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Rot happens, even to the best of houses. All it takes is wood, water, and warmth, and before you know it solid lumber turns to mush. Exterior trim is the most vulnerable to attack by rot fungi, and it doesn't have to be very old; the trim shown here was installed only 10 years ago.

Fortunately, rotted trim is generally easy to repair. (Rot-infested framing or mudsills pose a much bigger problem.) But before you can fix it, you have to find it. Check out the horizontal areas that don't drain well and places where the paint is cracked, peeling, or blistering or the wood is darker. If your screwdriver pushes deeply into a suspect board, it's time to root out the rot. Pay particular attention to joints, which dry slowly, and to all wood that's close to dirt, concrete, or masonry.

For a relatively confined area, a two-part epoxy resin is a smart option that yields a seamless repair for pros of all levels. Here, John Stahl of Advanced Repair Technology, who restored the old windows for This Old House TV projects in Milton and Salem, Massachusetts, takes us through a typical repair of a rotted window mullion.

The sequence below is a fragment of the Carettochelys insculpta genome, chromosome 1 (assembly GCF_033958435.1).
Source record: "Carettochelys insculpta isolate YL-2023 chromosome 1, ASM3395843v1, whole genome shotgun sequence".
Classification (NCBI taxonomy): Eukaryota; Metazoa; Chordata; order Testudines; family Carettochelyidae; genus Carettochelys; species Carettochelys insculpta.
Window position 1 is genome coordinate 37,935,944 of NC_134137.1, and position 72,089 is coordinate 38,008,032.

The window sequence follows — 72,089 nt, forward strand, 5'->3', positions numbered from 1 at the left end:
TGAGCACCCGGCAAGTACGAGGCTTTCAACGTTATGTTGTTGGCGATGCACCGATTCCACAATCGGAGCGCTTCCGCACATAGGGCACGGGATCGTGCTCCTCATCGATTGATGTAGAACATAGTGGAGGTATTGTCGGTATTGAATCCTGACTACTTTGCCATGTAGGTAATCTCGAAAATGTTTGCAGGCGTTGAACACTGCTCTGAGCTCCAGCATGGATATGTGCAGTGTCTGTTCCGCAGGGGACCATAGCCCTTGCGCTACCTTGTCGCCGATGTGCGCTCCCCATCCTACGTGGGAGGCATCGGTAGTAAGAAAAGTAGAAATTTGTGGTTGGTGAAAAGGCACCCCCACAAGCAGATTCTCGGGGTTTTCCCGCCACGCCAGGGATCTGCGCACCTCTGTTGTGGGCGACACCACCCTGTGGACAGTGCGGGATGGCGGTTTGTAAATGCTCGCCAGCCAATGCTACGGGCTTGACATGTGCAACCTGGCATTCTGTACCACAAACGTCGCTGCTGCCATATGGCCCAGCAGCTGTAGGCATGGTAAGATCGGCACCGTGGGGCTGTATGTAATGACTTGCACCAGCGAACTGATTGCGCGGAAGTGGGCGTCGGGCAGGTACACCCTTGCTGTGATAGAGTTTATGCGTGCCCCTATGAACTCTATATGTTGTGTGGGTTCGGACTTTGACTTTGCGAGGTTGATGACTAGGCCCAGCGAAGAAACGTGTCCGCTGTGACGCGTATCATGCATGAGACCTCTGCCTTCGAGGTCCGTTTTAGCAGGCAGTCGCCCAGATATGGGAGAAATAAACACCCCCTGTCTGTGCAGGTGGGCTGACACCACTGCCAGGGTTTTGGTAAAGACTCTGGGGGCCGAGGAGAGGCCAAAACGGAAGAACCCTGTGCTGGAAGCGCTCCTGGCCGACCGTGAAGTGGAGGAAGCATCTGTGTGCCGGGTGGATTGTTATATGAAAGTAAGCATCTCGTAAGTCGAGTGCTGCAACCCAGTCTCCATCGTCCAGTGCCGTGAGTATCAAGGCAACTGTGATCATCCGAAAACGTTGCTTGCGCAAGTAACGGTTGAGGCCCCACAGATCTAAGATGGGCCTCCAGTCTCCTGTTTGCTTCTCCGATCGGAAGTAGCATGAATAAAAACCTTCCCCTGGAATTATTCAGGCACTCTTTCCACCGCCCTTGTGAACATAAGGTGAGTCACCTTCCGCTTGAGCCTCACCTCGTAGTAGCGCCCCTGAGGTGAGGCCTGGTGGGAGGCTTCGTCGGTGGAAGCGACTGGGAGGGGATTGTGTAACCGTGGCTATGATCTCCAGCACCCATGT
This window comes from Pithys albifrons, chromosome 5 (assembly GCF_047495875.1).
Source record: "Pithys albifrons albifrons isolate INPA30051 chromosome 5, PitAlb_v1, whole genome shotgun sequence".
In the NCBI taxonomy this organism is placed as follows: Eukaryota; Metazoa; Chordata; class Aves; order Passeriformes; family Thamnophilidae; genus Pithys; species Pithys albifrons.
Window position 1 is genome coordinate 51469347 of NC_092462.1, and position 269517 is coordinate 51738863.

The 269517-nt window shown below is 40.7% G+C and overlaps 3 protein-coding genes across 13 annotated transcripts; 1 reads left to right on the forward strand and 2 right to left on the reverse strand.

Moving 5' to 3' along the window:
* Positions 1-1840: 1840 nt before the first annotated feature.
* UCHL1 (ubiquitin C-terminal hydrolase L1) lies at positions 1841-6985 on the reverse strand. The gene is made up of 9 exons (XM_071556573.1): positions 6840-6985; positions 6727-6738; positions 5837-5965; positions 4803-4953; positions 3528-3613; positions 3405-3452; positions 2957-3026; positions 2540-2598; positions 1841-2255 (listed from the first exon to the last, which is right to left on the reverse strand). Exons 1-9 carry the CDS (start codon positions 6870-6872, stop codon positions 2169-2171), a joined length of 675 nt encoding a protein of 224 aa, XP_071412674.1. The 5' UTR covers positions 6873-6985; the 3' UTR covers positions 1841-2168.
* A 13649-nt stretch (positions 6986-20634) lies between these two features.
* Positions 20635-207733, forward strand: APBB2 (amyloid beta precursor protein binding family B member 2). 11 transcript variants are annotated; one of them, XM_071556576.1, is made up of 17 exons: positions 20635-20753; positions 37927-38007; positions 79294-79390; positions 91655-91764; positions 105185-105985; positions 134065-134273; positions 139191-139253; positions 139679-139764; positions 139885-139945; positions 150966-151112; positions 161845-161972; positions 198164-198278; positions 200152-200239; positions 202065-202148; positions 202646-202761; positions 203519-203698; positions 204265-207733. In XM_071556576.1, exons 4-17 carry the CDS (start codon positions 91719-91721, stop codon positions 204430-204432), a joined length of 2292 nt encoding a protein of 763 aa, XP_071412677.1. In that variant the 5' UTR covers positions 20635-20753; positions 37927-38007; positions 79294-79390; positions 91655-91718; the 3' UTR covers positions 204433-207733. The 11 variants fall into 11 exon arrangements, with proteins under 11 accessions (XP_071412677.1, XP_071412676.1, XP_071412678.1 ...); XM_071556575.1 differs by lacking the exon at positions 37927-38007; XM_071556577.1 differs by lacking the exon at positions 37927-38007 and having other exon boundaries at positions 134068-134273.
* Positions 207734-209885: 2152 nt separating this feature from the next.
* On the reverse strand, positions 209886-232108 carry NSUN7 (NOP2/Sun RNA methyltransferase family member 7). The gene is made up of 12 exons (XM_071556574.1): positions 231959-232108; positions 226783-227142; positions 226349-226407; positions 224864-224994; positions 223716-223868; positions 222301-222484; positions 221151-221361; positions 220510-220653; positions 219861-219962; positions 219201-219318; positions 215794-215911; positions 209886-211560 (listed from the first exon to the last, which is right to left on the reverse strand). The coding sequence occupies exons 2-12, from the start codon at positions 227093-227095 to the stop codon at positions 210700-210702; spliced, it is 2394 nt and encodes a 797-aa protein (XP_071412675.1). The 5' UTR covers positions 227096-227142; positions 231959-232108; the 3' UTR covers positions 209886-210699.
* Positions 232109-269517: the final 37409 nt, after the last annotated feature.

Step 1

Remove Rot-Softened Wood

Photo by Brian Wilder

After clawing out the loose stuff with a hammer, Stahl removes all the rot-softened wood with a die grinder and core-box router bit. For an epoxy repair to be effective, the freshly exposed wood has to be sound and dry—less than 18 percent moisture content. Stahl checks it with a moisture meter before proceeding.

Step 2

Inject Borate Into Holes

Photo by Brian Wilder

The undisturbed area at the bottom right of the mullion is an old epoxy repair, around which the wood continued to rot. To ensure that won't happen again, Stahl injects a borate wood preservative into holes drilled halfway into the wood. Sealed over with epoxy, the borate penetrates the wood, minimizing the chance of future decay.

Step 3

on the exposed wood

Photo by Brian Wilder

A two-part epoxy primer brushed on the exposed wood ensures that the final repair will bond to the surface. After waiting about 15 minutes for the thin liquid to penetrate, Stahl wipes off the excess with a paper towel. The surface is now ready for a coat of the two-part epoxy filler.

Step 4

Blend the Resin and Hardener

Photo by Brian Wilder

Stahl pumps the two components of the epoxy filler—resin and hardener—onto a plastic board, then blends them thoroughly with a plastic putty knife. Epoxy doesn't stick to hard plastic surfaces, so the board and putty knife can be cleaned and reused.

Step 5

Sculpt the Epoxy

Photo by Brian Wilder

Using the same plastic putty knife, Stahl sculpts the viscous epoxy into shape. The mix remains workable for about 30 to 45 minutes (longer in cool weather and shorter when it's hot).

Step 6

Paint the Epoxy

Photo by Brian Wilder

Epoxy breaks down in sunlight, so it needs to be painted. The next day, after the repair hardens, Stahl sands it smooth, first with 80-grit paper, then 100-grit, then 220-grit. An acrylic primer is next, followed by two coats of 100-percent acrylic paint.